One of the main characters in Wuthering Heights is the fiendish Heathcliff. An orphan despised since his birth, Heathcliff grows up to become a sadistic, cruel, vengeful and immoral man. He is often reffered to as ?like the devil? or as ?evil?, and this is certainly the way he acts. His intense yet destroyed passion towards Catherine Earnshaw causes him to despise all members of the Linton family of Thrushcross Grange, and he schemes to destroy them in numerous ways. A horrible person, Heathcliff abuses Isabelle, Edgar Lintons sister, by using her infatuation as a tool of revenge towards the Lintons, he constantly and savagly attacks Linton, his own dying son, and even his tenant, Mr. Lockwood, cannot escape his cruelty. The way Bronte writes the novel, many comparisons can be seen between Heathcliffs character and the actual house in which he grew up, Wuthering Heights. This house is a dark, ?bleak?, unpleasant place situated on a high, windy crest on the moors. Yet not only is the atmosphere of Wuthering Heights similar to that of Heathcliff, but both are also physically described in a similar way. The house is described as ?grotesque?, with ?strong...narrow windows...deeply set in the wall, and the corners defended with large, jutting stones? (page 4). This is similar to many descriptions of Heathcliffs personal appearance, his ?savage? face is illustrated as having "brows lowering, the eyes deep set and singular...black eyes withdrawn so suspiciously under their brow" (page 93). His dark, immoral attitude is enhanced by his personal physical description, which is similar to that of the actual house, as well as by the described influence of his surroundings. This characters temprement is not only shown through the way he is personally portrayed, but also through the setting in which he is shown.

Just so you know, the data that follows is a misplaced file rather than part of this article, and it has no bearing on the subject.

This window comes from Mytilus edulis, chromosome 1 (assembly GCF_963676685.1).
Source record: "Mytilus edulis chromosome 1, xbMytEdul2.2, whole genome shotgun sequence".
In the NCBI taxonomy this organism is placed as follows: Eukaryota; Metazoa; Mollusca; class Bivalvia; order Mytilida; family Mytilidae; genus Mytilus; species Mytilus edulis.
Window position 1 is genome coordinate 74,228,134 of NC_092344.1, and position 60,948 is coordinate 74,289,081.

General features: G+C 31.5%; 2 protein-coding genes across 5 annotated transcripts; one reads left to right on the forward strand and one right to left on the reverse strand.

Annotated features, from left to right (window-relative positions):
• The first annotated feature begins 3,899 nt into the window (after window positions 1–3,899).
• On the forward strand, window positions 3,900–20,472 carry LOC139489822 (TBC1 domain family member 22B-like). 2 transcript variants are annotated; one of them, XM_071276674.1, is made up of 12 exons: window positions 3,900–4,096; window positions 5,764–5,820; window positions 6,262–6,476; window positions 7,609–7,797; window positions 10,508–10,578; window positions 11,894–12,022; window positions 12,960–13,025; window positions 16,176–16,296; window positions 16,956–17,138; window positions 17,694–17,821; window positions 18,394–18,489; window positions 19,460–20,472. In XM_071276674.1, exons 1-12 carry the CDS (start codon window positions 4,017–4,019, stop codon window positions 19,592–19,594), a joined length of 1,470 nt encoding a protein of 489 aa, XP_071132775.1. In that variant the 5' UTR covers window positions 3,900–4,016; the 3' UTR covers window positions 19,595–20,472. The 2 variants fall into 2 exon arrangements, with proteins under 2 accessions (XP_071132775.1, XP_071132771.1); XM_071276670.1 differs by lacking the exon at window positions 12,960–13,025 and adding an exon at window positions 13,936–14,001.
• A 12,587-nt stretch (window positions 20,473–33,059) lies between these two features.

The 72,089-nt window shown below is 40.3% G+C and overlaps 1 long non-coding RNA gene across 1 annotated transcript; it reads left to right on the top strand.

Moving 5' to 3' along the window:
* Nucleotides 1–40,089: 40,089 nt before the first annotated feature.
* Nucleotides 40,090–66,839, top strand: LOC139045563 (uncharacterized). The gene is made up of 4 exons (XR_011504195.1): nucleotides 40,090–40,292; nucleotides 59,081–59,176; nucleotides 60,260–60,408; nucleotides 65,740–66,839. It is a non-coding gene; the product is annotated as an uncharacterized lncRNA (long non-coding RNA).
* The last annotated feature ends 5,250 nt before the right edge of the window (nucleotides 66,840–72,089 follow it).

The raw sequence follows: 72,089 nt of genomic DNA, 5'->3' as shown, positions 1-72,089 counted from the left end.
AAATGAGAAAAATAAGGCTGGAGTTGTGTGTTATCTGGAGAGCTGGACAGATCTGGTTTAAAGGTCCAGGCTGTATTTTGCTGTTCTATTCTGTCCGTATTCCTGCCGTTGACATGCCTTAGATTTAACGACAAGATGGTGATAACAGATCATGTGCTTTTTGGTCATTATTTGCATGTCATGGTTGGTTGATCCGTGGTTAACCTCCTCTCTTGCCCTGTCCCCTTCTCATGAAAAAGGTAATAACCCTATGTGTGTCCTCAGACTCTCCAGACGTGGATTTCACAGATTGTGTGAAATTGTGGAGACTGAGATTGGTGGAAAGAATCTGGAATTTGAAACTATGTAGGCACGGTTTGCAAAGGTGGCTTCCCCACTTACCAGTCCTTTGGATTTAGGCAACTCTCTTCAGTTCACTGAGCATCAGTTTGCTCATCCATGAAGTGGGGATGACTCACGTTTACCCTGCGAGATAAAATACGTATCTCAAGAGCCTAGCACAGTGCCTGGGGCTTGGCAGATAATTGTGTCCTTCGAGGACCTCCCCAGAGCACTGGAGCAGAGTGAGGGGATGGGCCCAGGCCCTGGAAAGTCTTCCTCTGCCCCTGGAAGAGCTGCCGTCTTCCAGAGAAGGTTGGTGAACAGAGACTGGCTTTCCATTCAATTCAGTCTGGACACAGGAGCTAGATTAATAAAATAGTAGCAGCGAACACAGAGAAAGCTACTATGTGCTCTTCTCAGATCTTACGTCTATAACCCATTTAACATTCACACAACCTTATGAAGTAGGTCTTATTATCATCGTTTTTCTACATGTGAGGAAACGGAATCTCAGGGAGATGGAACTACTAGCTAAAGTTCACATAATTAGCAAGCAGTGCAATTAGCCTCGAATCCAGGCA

Thrushcross Grange and the Linton family represent culture, refinement, convention, and cultivation.

Thrushcross Grange, in contrast to the bleak exposed farmhouse on the heights, is situated in the valley with none of the grim features of Heathcliff?s home. Opposite of Wuthering Heights, Thrushcross Grange is filled with light and warmth. "Unlike Wuthering Heights, it is elegant and comfortable...a splendid place carpeted with crimson, and crimson covered chairs and tables, and a pure white ceiling bordered by gold?." Thrushcross Grange is the appropriate home of the children of the calm. The atmosphere of Thrushcross Grange illustrates the link the inhabitants have with the upper-class Victorian lifestyle. Although the Linton?s appearance was often shallow, appearances were kept up for their friends and their social standing. While Wuthering Heights was always full of activity, sometimes to the point of chaos, life at the Grange always seemed placid. Linton?s existence here at Thrushcross Grange was as "different from Heathcliff?s ?as moonbeam from lightning, or frost from fire?." The Linton?s often portrayed themselves as shallow, arrogant people, but life here was much more jovial than the inmates of Wuthering Heights lives were.